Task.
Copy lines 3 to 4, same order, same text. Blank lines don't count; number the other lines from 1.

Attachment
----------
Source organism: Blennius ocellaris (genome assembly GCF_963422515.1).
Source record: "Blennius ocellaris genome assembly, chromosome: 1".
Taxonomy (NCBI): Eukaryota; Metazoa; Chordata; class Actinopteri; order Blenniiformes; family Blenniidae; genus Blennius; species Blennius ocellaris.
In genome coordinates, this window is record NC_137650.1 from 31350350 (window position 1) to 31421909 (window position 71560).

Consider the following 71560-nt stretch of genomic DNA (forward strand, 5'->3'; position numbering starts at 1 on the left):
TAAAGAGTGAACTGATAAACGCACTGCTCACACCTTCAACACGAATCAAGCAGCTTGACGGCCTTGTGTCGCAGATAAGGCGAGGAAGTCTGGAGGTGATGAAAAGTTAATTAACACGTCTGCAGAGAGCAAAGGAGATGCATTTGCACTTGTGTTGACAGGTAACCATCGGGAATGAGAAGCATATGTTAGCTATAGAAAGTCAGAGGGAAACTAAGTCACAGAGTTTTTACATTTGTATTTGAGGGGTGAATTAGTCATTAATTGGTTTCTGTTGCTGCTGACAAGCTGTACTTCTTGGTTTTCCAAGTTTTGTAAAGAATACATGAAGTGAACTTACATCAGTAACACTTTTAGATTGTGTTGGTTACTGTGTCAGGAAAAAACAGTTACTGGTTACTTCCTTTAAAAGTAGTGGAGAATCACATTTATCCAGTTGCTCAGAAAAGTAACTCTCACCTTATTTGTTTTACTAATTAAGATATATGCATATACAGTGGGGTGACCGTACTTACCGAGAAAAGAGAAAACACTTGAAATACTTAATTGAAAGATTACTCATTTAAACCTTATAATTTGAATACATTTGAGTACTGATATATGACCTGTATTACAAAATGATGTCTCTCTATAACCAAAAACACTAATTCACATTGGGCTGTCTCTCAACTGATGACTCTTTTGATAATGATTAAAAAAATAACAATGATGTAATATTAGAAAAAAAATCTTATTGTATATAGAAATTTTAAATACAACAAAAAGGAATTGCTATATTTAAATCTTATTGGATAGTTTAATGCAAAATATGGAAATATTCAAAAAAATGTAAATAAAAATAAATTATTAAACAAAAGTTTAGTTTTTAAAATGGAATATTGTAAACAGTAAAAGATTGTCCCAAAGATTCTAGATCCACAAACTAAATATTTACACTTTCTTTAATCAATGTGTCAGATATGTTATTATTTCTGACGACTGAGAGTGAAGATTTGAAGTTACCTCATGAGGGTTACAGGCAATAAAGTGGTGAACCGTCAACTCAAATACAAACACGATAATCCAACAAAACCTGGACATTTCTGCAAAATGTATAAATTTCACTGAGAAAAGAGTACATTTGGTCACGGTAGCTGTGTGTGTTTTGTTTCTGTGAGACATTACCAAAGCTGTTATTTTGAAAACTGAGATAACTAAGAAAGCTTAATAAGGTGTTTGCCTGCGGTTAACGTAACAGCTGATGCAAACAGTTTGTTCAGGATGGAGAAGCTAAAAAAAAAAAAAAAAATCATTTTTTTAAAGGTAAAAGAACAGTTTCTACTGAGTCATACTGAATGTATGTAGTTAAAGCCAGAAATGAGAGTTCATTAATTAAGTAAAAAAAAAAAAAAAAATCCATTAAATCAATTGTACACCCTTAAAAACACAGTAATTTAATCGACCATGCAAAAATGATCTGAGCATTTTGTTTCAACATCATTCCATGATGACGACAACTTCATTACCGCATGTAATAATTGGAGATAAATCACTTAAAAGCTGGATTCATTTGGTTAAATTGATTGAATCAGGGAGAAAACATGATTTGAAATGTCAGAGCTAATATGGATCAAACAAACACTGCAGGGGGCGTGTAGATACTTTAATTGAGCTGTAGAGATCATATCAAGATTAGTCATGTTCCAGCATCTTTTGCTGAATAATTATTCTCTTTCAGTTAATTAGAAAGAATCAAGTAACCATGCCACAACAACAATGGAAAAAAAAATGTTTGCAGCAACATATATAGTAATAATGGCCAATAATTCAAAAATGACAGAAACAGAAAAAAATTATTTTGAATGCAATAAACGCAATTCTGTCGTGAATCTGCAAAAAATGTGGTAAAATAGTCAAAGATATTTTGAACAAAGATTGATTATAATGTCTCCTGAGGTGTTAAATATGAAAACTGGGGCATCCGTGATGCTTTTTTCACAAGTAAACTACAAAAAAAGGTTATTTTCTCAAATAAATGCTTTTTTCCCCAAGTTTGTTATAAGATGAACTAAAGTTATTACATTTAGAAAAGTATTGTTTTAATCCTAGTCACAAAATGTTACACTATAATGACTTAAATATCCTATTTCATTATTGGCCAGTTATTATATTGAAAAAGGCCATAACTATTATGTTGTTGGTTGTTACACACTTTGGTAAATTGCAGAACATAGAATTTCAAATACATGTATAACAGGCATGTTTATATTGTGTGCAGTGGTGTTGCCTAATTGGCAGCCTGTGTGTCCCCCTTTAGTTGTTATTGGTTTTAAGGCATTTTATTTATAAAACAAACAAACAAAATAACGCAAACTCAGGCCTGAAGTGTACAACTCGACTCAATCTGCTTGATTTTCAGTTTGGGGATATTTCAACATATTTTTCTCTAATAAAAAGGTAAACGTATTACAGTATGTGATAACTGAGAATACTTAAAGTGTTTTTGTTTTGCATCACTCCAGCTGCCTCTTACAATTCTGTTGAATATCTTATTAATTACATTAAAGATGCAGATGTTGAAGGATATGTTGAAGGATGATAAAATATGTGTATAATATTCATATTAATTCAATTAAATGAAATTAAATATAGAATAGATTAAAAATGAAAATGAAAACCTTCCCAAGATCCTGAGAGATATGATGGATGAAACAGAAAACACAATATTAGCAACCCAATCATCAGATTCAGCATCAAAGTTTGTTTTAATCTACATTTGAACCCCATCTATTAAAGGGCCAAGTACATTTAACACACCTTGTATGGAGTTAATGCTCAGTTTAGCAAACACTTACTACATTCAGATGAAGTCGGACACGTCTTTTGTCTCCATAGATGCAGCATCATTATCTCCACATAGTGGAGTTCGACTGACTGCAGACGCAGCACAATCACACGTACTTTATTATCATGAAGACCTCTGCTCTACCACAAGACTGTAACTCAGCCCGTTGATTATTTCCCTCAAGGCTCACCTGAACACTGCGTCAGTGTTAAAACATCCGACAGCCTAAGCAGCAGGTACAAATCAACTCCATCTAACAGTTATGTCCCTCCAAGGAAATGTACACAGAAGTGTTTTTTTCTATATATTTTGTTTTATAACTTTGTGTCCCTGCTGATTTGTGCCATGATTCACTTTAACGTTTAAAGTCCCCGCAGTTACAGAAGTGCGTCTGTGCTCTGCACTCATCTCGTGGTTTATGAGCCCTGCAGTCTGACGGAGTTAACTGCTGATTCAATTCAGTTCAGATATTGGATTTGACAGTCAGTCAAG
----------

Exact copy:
Taxonomy (NCBI): Eukaryota; Metazoa; Chordata; class Actinopteri; order Blenniiformes; family Blenniidae; genus Blennius; species Blennius ocellaris.
In genome coordinates, this window is record NC_137650.1 from 31350350 (window position 1) to 31421909 (window position 71560).